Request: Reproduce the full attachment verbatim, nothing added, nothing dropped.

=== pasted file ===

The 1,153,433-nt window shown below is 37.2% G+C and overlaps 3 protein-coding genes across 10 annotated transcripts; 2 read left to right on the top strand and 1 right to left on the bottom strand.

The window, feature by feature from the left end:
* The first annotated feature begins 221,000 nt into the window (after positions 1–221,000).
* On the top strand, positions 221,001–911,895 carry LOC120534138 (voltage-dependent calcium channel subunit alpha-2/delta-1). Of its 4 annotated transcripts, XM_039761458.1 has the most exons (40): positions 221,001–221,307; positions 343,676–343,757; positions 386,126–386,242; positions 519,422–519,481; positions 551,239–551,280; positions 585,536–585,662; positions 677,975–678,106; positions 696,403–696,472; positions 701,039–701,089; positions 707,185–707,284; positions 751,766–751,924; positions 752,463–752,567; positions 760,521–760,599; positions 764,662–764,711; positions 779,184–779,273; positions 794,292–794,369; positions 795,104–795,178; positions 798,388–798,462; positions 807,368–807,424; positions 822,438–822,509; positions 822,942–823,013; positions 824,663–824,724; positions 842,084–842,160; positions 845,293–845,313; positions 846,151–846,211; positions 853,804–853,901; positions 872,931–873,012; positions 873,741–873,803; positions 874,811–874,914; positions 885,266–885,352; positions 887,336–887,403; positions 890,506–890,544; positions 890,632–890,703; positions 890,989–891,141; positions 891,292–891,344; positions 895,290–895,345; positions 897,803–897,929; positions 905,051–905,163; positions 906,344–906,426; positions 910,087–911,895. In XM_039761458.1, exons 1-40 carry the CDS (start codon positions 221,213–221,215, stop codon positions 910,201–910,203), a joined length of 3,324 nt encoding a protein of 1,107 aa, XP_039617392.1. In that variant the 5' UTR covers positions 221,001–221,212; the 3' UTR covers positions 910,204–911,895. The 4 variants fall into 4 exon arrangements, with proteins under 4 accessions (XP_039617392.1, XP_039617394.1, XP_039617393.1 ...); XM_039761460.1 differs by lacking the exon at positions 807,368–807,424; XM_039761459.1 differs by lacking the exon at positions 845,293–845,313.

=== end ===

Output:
The 1,153,433-nt window shown below is 37.2% G+C and overlaps 3 protein-coding genes across 10 annotated transcripts; 2 read left to right on the top strand and 1 right to left on the bottom strand.

The window, feature by feature from the left end:
* The first annotated feature begins 221,000 nt into the window (after positions 1–221,000).
* On the top strand, positions 221,001–911,895 carry LOC120534138 (voltage-dependent calcium channel subunit alpha-2/delta-1). Of its 4 annotated transcripts, XM_039761458.1 has the most exons (40): positions 221,001–221,307; positions 343,676–343,757; positions 386,126–386,242; positions 519,422–519,481; positions 551,239–551,280; positions 585,536–585,662; positions 677,975–678,106; positions 696,403–696,472; positions 701,039–701,089; positions 707,185–707,284; positions 751,766–751,924; positions 752,463–752,567; positions 760,521–760,599; positions 764,662–764,711; positions 779,184–779,273; positions 794,292–794,369; positions 795,104–795,178; positions 798,388–798,462; positions 807,368–807,424; positions 822,438–822,509; positions 822,942–823,013; positions 824,663–824,724; positions 842,084–842,160; positions 845,293–845,313; positions 846,151–846,211; positions 853,804–853,901; positions 872,931–873,012; positions 873,741–873,803; positions 874,811–874,914; positions 885,266–885,352; positions 887,336–887,403; positions 890,506–890,544; positions 890,632–890,703; positions 890,989–891,141; positions 891,292–891,344; positions 895,290–895,345; positions 897,803–897,929; positions 905,051–905,163; positions 906,344–906,426; positions 910,087–911,895. In XM_039761458.1, exons 1-40 carry the CDS (start codon positions 221,213–221,215, stop codon positions 910,201–910,203), a joined length of 3,324 nt encoding a protein of 1,107 aa, XP_039617392.1. In that variant the 5' UTR covers positions 221,001–221,212; the 3' UTR covers positions 910,204–911,895. The 4 variants fall into 4 exon arrangements, with proteins under 4 accessions (XP_039617392.1, XP_039617394.1, XP_039617393.1 ...); XM_039761460.1 differs by lacking the exon at positions 807,368–807,424; XM_039761459.1 differs by lacking the exon at positions 845,293–845,313.